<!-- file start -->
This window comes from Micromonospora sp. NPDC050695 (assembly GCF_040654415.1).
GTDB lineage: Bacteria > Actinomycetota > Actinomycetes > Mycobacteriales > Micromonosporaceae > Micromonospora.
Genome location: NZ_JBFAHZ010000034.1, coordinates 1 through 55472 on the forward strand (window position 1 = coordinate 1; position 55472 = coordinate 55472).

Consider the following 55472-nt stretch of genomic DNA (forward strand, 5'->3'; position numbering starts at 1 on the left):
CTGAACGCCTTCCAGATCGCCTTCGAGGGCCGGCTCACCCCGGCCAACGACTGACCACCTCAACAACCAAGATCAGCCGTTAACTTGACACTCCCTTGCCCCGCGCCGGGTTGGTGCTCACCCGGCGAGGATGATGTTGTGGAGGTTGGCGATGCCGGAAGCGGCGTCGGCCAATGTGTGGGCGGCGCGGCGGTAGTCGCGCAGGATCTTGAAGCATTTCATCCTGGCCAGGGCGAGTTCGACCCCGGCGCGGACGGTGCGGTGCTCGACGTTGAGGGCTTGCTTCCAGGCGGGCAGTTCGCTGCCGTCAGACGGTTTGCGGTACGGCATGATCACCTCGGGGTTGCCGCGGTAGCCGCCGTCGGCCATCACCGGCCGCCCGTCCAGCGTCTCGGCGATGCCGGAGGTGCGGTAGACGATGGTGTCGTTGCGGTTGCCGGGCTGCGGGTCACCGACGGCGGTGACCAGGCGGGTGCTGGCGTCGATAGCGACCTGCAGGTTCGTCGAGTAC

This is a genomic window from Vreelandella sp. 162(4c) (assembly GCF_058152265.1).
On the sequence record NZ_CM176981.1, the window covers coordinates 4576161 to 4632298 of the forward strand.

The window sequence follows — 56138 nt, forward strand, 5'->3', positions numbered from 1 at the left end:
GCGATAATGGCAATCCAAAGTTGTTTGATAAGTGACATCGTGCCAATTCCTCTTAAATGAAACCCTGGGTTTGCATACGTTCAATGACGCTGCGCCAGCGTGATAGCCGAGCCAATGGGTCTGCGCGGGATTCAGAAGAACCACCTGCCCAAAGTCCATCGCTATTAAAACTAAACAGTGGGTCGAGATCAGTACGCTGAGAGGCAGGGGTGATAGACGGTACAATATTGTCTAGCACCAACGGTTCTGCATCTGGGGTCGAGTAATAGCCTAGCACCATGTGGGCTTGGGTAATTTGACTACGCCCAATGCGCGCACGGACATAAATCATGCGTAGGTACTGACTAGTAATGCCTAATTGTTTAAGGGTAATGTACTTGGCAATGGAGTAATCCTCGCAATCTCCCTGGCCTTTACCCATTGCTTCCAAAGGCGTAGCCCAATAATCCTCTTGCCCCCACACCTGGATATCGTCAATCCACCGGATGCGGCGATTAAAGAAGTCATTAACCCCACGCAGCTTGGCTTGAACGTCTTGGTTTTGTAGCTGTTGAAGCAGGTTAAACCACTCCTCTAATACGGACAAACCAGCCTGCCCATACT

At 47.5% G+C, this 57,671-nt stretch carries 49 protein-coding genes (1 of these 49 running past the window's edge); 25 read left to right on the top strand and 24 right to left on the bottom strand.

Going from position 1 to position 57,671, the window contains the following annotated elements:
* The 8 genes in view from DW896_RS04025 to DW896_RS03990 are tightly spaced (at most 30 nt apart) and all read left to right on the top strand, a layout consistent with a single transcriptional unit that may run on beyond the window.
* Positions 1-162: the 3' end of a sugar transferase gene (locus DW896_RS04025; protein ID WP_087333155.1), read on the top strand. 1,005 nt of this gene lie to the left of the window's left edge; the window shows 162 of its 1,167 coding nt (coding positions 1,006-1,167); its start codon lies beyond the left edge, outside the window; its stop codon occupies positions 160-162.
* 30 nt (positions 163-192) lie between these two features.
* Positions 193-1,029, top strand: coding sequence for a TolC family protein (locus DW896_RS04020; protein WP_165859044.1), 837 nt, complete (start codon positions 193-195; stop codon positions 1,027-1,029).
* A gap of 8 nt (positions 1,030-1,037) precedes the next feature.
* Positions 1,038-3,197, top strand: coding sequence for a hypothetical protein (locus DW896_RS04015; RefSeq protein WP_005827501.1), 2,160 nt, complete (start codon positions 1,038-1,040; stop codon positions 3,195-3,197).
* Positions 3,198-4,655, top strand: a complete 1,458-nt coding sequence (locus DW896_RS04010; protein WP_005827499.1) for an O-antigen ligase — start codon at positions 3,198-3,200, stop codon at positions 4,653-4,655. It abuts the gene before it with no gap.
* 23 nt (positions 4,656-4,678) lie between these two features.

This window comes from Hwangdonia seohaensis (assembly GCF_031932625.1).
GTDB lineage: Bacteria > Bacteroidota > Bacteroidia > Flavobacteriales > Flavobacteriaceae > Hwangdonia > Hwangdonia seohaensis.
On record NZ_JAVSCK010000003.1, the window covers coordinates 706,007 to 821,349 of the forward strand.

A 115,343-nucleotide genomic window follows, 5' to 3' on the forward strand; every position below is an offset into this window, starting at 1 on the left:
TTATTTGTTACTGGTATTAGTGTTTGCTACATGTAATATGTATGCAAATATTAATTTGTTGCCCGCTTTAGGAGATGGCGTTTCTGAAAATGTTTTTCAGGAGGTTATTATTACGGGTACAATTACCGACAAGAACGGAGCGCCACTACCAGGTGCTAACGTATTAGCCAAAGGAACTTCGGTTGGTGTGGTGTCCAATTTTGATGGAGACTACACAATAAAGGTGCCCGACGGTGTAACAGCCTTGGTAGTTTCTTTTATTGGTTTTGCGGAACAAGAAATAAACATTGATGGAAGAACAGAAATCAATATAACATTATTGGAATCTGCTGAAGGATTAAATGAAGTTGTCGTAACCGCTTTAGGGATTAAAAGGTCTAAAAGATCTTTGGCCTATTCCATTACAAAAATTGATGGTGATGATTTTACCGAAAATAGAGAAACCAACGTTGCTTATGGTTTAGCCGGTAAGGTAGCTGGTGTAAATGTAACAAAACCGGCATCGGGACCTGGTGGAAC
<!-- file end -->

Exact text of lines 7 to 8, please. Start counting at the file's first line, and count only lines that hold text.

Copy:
On the sequence record NZ_CM176981.1, the window covers coordinates 4576161 to 4632298 of the forward strand.

The window sequence follows — 56138 nt, forward strand, 5'->3', positions numbered from 1 at the left end: